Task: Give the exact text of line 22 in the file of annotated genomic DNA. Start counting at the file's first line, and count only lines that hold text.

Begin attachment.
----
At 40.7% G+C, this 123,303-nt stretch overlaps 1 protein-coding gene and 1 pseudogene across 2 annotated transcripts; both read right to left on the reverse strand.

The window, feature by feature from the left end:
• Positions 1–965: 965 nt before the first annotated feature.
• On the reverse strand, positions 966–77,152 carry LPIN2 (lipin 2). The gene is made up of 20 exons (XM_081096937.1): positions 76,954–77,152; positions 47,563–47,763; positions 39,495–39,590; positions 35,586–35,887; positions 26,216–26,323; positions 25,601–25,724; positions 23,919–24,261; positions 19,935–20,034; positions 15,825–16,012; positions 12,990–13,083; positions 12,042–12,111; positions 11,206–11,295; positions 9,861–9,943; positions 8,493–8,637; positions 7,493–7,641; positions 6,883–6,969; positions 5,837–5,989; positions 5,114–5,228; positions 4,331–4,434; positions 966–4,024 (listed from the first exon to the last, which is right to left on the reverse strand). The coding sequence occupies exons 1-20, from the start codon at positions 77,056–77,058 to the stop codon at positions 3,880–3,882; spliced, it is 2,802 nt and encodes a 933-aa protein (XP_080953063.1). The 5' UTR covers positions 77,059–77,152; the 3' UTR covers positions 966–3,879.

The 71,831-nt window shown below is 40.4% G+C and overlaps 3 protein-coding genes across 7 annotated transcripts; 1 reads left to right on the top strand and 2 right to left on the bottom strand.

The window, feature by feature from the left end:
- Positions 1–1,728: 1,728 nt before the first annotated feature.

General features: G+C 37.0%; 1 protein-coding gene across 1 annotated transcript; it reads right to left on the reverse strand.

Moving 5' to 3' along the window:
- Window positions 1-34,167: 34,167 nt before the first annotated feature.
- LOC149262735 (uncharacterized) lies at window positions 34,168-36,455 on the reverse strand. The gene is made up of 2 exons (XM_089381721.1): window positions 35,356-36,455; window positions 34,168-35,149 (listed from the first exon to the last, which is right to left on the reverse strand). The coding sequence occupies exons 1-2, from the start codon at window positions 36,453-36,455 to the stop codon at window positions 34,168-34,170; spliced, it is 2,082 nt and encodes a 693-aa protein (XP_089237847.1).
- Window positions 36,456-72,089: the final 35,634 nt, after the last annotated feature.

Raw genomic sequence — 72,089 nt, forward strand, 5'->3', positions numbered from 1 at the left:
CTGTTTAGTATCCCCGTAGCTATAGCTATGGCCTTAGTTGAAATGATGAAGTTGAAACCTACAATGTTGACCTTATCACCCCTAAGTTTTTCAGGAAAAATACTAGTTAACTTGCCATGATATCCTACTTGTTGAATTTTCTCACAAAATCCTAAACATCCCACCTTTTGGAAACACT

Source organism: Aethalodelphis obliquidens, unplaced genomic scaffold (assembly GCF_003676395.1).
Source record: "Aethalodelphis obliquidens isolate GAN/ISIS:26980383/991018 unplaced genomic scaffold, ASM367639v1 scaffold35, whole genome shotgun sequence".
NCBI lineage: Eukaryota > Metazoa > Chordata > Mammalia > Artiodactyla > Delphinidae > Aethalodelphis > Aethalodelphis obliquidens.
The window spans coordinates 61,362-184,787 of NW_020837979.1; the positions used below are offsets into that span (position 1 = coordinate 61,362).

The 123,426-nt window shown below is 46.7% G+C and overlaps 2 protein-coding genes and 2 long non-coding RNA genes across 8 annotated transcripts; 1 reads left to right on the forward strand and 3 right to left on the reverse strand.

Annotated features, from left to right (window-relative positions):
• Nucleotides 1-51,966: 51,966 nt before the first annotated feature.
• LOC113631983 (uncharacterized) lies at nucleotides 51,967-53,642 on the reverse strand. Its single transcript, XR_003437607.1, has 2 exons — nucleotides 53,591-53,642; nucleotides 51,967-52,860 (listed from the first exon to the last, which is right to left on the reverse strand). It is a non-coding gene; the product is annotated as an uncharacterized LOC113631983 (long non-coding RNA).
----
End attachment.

• LOC113631983 (uncharacterized) lies at nucleotides 51,967-53,642 on the reverse strand. Its single transcript, XR_003437607.1, has 2 exons — nucleotides 53,591-53,642; nucleotides 51,967-52,860 (listed from the first exon to the last, which is right to left on the reverse strand). It is a non-coding gene; the product is annotated as an uncharacterized LOC113631983 (long non-coding RNA).